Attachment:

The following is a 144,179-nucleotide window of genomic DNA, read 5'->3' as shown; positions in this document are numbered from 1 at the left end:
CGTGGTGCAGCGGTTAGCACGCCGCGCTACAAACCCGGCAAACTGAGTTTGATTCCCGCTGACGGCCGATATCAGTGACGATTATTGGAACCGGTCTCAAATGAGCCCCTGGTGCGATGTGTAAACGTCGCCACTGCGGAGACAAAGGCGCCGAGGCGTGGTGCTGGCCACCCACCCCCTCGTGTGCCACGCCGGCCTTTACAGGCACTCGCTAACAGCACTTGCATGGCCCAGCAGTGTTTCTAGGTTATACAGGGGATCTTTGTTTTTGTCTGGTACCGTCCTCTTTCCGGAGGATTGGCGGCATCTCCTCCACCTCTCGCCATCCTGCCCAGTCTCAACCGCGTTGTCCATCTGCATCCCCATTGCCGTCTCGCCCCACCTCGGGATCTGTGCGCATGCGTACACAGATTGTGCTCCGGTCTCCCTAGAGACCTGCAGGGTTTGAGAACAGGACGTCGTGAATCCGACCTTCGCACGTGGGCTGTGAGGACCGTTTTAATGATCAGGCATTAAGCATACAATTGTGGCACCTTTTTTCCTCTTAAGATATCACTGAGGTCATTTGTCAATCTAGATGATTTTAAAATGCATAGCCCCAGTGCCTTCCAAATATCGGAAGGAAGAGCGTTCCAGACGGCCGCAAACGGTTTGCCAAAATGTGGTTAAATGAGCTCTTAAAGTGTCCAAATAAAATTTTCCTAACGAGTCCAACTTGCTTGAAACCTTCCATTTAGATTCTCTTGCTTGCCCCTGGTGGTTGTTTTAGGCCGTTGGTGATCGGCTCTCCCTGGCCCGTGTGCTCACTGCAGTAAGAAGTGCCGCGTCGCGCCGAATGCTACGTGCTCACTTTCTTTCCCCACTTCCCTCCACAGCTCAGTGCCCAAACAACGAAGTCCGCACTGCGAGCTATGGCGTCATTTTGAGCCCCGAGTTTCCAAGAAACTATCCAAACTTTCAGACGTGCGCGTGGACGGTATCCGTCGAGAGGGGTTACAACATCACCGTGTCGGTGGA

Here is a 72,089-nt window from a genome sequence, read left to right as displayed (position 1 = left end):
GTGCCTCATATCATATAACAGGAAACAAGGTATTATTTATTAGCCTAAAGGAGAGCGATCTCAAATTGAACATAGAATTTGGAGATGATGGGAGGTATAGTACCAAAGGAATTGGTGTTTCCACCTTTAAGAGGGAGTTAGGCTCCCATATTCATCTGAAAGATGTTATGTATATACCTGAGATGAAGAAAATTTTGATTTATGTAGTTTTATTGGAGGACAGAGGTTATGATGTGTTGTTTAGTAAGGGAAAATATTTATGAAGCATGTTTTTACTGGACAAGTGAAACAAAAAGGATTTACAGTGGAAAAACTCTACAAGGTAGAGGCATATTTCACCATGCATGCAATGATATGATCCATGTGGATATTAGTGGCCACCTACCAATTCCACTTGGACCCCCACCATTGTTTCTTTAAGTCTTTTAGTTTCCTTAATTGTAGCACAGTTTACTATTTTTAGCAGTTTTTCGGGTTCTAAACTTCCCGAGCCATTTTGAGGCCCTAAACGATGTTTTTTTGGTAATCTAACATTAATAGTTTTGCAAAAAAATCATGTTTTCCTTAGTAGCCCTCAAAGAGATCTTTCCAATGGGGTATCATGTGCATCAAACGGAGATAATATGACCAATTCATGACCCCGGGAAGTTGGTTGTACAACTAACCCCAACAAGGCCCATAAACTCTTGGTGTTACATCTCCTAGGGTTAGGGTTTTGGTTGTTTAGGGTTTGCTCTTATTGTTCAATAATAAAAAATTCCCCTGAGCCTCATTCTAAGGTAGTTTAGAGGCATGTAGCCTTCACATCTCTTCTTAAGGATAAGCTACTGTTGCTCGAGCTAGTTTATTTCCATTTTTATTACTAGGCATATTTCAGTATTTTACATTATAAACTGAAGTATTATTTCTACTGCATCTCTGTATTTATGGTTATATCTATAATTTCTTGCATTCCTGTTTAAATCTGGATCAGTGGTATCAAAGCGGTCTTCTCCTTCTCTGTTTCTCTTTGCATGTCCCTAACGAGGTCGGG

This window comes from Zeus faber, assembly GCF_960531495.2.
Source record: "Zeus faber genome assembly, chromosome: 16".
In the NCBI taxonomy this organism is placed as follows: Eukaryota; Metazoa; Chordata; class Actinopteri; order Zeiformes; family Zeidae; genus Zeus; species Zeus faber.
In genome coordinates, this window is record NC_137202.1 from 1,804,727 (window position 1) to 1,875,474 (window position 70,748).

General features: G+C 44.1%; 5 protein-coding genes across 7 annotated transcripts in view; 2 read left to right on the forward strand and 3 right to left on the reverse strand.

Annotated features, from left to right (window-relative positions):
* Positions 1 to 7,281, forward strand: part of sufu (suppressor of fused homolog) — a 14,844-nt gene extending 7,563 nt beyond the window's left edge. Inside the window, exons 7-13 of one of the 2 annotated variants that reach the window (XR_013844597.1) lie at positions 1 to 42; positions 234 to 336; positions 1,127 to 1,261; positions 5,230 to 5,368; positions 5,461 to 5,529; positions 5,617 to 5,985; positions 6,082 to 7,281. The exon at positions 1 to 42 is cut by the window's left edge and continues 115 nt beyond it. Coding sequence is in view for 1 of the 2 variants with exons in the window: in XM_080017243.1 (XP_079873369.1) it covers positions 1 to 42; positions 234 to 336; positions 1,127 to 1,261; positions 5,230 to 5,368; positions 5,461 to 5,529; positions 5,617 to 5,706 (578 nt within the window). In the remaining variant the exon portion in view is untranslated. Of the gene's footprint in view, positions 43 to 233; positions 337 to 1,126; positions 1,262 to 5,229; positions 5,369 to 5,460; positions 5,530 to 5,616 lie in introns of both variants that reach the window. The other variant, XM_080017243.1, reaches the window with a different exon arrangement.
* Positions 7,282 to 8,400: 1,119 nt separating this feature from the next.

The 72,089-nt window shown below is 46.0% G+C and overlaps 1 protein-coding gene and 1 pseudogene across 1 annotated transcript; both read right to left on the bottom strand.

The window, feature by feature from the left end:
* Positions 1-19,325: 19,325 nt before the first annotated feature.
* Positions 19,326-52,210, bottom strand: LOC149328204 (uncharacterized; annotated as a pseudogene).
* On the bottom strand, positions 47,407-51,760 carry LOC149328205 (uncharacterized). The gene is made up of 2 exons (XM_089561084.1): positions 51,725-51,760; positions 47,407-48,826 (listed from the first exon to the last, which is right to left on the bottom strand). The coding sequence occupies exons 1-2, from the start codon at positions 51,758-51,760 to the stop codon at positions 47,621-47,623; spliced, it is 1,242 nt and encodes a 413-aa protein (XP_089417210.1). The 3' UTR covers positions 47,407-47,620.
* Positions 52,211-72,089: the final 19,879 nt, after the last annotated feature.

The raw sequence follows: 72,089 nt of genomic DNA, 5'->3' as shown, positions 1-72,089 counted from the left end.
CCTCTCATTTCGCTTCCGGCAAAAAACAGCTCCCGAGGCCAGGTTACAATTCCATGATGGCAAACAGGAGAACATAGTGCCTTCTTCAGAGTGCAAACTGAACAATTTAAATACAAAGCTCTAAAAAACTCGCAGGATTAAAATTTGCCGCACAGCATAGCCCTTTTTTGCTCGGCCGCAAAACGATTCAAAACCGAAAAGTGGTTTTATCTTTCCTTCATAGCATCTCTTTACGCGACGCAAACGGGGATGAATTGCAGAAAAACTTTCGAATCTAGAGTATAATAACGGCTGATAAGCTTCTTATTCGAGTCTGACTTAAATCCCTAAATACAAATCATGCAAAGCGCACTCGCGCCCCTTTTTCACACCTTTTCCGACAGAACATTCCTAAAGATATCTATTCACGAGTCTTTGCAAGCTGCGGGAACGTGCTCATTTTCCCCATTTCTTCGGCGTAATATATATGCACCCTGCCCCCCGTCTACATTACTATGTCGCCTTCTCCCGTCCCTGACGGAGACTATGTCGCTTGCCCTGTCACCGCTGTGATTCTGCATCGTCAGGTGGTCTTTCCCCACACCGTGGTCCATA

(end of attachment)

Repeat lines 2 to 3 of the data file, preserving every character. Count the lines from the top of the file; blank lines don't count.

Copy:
CGTGGTGCAGCGGTTAGCACGCCGCGCTACAAACCCGGCAAACTGAGTTTGATTCCCGCTGACGGCCGATATCAGTGACGATTATTGGAACCGGTCTCAAATGAGCCCCTGGTGCGATGTGTAAACGTCGCCACTGCGGAGACAAAGGCGCCGAGGCGTGGTGCTGGCCACCCACCCCCTCGTGTGCCACGCCGGCCTTTACAGGCACTCGCTAACAGCACTTGCATGGCCCAGCAGTGTTTCTAGGTTATACAGGGGATCTTTGTTTTTGTCTGGTACCGTCCTCTTTCCGGAGGATTGGCGGCATCTCCTCCACCTCTCGCCATCCTGCCCAGTCTCAACCGCGTTGTCCATCTGCATCCCCATTGCCGTCTCGCCCCACCTCGGGATCTGTGCGCATGCGTACACAGATTGTGCTCCGGTCTCCCTAGAGACCTGCAGGGTTTGAGAACAGGACGTCGTGAATCCGACCTTCGCACGTGGGCTGTGAGGACCGTTTTAATGATCAGGCATTAAGCATACAATTGTGGCACCTTTTTTCCTCTTAAGATATCACTGAGGTCATTTGTCAATCTAGATGATTTTAAAATGCATAGCCCCAGTGCCTTCCAAATATCGGAAGGAAGAGCGTTCCAGACGGCCGCAAACGGTTTGCCAAAATGTGGTTAAATGAGCTCTTAAAGTGTCCAAATAAAATTTTCCTAACGAGTCCAACTTGCTTGAAACCTTCCATTTAGATTCTCTTGCTTGCCCCTGGTGGTTGTTTTAGGCCGTTGGTGATCGGCTCTCCCTGGCCCGTGTGCTCACTGCAGTAAGAAGTGCCGCGTCGCGCCGAATGCTACGTGCTCACTTTCTTTCCCCACTTCCCTCCACAGCTCAGTGCCCAAACAACGAAGTCCGCACTGCGAGCTATGGCGTCATTTTGAGCCCCGAGTTTCCAAGAAACTATCCAAACTTTCAGACGTGCGCGTGGACGGTATCCGTCGAGAGGGGTTACAACATCACCGTGTCGGTGGA

Here is a 72,089-nt window from a genome sequence, read left to right as displayed (position 1 = left end):